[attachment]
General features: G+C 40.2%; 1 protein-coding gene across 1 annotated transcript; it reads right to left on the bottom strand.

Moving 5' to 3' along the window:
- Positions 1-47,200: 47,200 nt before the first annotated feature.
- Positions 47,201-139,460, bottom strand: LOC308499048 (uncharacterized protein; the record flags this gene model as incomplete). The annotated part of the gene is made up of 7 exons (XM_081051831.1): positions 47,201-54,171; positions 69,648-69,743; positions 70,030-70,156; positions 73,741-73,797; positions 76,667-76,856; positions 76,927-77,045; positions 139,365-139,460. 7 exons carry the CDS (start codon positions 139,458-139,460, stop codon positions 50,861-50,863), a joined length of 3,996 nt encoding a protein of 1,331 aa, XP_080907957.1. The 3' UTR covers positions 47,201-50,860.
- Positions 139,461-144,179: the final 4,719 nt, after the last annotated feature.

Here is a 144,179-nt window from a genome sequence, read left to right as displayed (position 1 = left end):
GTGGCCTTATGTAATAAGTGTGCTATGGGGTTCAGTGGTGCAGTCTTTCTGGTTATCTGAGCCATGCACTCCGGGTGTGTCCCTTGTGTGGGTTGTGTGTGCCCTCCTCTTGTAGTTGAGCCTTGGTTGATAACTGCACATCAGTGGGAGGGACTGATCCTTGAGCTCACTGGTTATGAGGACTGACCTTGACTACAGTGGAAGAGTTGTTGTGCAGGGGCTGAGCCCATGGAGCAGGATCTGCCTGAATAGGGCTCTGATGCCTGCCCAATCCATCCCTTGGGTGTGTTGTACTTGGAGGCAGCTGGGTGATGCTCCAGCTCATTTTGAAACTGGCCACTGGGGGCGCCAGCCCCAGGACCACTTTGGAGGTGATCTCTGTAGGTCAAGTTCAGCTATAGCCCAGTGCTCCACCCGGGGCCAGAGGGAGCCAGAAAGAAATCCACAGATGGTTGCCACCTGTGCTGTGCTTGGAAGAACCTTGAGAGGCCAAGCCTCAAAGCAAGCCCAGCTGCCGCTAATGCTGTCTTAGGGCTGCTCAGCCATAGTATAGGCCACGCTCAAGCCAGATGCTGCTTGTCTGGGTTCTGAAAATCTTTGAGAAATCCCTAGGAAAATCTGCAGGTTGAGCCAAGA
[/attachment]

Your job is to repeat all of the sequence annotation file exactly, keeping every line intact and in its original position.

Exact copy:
General features: G+C 40.2%; 1 protein-coding gene across 1 annotated transcript; it reads right to left on the bottom strand.

Moving 5' to 3' along the window:
- Positions 1-47,200: 47,200 nt before the first annotated feature.
- Positions 47,201-139,460, bottom strand: LOC308499048 (uncharacterized protein; the record flags this gene model as incomplete). The annotated part of the gene is made up of 7 exons (XM_081051831.1): positions 47,201-54,171; positions 69,648-69,743; positions 70,030-70,156; positions 73,741-73,797; positions 76,667-76,856; positions 76,927-77,045; positions 139,365-139,460. 7 exons carry the CDS (start codon positions 139,458-139,460, stop codon positions 50,861-50,863), a joined length of 3,996 nt encoding a protein of 1,331 aa, XP_080907957.1. The 3' UTR covers positions 47,201-50,860.
- Positions 139,461-144,179: the final 4,719 nt, after the last annotated feature.

Here is a 144,179-nt window from a genome sequence, read left to right as displayed (position 1 = left end):
GTGGCCTTATGTAATAAGTGTGCTATGGGGTTCAGTGGTGCAGTCTTTCTGGTTATCTGAGCCATGCACTCCGGGTGTGTCCCTTGTGTGGGTTGTGTGTGCCCTCCTCTTGTAGTTGAGCCTTGGTTGATAACTGCACATCAGTGGGAGGGACTGATCCTTGAGCTCACTGGTTATGAGGACTGACCTTGACTACAGTGGAAGAGTTGTTGTGCAGGGGCTGAGCCCATGGAGCAGGATCTGCCTGAATAGGGCTCTGATGCCTGCCCAATCCATCCCTTGGGTGTGTTGTACTTGGAGGCAGCTGGGTGATGCTCCAGCTCATTTTGAAACTGGCCACTGGGGGCGCCAGCCCCAGGACCACTTTGGAGGTGATCTCTGTAGGTCAAGTTCAGCTATAGCCCAGTGCTCCACCCGGGGCCAGAGGGAGCCAGAAAGAAATCCACAGATGGTTGCCACCTGTGCTGTGCTTGGAAGAACCTTGAGAGGCCAAGCCTCAAAGCAAGCCCAGCTGCCGCTAATGCTGTCTTAGGGCTGCTCAGCCATAGTATAGGCCACGCTCAAGCCAGATGCTGCTTGTCTGGGTTCTGAAAATCTTTGAGAAATCCCTAGGAAAATCTGCAGGTTGAGCCAAGA